Audio Authority | 1366 | pc-tv article Mar-10

2048 Mercer Road, Lexington, Kentucky 40511-1071 USA
Phone 859.233.4599 | Fax 859.233.4510
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The Best of Both Worlds:
Viewing a PC on a TV
Revised March 2010
With high definition televisions now common in the home, and the growing trend of multimedia convergence between
consumer electronics and computer systems, many people are finding it desirable to view their computer on a television
screen instead of a traditional computer monitor.
What appears to be a simple task is often very challenging. Like any task, it can be accomplished only by using the right
tools, each carefully selected for the job.
Computers and televisions, as display devices, were developed along two
different paths, and their video works very differently. Those differences
create potential roadblocks that must be overcome to make a computer’s
output signal compatible with a television and achieve a desirable result.
The four primary challenges that must be overcome are:
Colorspace compatibility
Resolution compatibility
Refresh Rate compatibility
Image Size (Overscan)
Model 1366 PC/HD Scaler
Audio Authority Corp. offers several devices to assist in overcoming these obstacles. These tools will enable even the
uninitiated to display a computer’s output successfully on a high definition television.
The purpose of this document is to explore how computer and HD video differ, the reasons such converter devices are
necessary, and to discuss several applications, suggesting which Audio Authority product would be best for each.
Do I Even Need a Converter?
If your television and computer both have matching VGA, DVI-I, or HDMI ports,
you probably don’t need a converter. Most computers offer either VGA or DVI-I
(which can usually be adapted to VGA) output. If the same input is available on
your display device, you can probably hook the computer up directly using a
standard VGA, DVI, or HDMI cable. Check to make sure those inputs accept
the output resolution and refresh rate your computer offers.
However, many computers only offer VGA outputs. Many television
manufacturers have eliminated “non-essential” inputs from their digital
televisions to cut costs, so you may be presented with a mixture of inputs –
composite, s-video, component, or HDMI. These may not be directly
compatible with your computer.
A typical computer graphics card, including a
variety of video connections like DVI and VGA.
Composite and s-video only provide very low resolutions, incapable of accurately rendering text or detailed images, and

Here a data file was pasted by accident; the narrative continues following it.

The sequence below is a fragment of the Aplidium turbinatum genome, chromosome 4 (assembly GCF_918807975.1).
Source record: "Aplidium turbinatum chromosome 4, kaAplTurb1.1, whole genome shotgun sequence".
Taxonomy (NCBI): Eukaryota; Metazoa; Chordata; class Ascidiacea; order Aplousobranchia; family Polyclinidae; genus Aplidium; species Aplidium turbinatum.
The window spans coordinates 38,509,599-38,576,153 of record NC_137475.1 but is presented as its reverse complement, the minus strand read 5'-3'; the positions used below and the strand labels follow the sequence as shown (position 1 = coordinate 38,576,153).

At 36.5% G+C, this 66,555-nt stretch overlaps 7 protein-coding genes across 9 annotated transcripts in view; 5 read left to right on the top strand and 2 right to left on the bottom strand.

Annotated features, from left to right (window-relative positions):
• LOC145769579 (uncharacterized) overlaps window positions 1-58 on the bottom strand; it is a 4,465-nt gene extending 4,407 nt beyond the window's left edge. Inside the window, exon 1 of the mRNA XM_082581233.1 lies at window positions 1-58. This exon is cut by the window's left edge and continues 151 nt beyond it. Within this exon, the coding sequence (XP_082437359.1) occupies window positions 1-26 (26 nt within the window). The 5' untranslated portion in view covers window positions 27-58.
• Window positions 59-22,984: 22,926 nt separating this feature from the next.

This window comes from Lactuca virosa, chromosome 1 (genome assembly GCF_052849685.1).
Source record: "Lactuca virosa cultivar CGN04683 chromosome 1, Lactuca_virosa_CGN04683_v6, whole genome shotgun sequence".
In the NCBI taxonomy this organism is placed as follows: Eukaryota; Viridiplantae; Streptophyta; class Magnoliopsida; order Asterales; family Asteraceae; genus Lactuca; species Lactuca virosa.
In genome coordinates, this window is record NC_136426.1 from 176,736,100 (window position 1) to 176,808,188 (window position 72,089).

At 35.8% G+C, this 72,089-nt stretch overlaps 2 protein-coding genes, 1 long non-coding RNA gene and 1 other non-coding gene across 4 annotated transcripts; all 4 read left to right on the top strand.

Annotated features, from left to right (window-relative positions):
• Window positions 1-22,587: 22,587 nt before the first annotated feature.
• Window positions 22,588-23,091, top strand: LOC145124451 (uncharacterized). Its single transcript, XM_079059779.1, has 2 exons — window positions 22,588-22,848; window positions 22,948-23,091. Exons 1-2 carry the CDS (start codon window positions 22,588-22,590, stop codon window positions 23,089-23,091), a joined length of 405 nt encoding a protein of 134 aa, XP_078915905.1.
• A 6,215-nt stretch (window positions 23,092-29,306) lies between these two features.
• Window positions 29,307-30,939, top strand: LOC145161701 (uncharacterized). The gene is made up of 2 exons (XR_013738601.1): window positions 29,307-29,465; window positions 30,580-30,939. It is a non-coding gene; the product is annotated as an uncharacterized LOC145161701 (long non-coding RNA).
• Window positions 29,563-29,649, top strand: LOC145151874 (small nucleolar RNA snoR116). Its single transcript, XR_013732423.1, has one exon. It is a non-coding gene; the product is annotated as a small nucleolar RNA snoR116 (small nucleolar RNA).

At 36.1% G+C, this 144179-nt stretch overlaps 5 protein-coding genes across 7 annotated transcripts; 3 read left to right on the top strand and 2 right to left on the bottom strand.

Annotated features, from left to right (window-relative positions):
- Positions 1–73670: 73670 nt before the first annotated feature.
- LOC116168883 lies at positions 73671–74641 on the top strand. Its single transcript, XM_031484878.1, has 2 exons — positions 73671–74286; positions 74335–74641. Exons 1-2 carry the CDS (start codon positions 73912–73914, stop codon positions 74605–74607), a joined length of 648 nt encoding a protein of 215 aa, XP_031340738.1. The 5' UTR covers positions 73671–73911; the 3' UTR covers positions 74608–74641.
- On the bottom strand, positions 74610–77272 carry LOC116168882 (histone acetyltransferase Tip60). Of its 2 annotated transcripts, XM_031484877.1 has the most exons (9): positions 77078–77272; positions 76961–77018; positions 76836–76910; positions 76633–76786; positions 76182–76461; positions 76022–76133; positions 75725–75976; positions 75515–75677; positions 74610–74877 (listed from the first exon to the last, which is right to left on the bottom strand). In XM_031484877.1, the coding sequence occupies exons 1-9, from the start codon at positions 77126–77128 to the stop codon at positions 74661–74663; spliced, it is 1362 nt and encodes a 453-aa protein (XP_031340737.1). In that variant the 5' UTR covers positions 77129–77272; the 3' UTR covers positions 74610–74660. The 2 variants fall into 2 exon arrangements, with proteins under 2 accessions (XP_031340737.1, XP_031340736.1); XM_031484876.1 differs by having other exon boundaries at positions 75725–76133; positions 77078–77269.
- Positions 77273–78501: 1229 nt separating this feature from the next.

should be disregarded for PC on HDTV applications. Component video inputs generally can display a computer’s full
resolution, so they could be utilized. HDMI is also capable of handling the resolutions demanded for computer
applications. If you are unable to natively connect your PC to your display as outlined above, you will need a converter.
“The Best of Both Worlds: Viewing a PC on an HDTV”
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Steps to Achieve Perfection – Colorspace,
Resolution, Refresh, and Overscan
Colorspace, or “Why Do I Need a Converter?”
Few people are aware of the differences in various video signal types,
assuming “video is video”. This couldn’t be further from the truth.
VGA is a generic term sometimes applied to “HD-15” connectors, which are
15-pin connectors. VGA connections are generally carrying an RGBHV
signal. “RGBHV” signal is sometimes abbreviated as RGB.
RGBHV “Breakout” cable with BNC plugs and
HD-15 connector
RGBHV stands for Red/Green/Blue/Horizontal Sync/Vertical Sync. It requires
five pathways to pass its signal. Component video uses the “YPbPr”
colorspace, and its three cables are often terminated with RCA or BNC plugs.
Component video is sometimes erroneously referred to as RGB due to the
common red, green, and blue coloration of its RCA jacks. RGB is not
component video.
Component video cable (YPbPr) with RCA plugs
YPbPr includes luminance (black and white information) and sync (Y), blue
image data (Pb), and red image data (Pr), and needs three pathways to pass these signals. Green is generated from a
complex mathematical formula, and does not exist natively on the cables. The “green” cable is luminance and sync, and
includes no color.
RGB and YPbPr are completely different colorspaces, and are incompatible with each other in their native states.
Simple “VGA to Component” cables are not capable of active signal conversion – they simply can’t work in such an
application because they only switch the connector type, leaving the actual signal unchanged.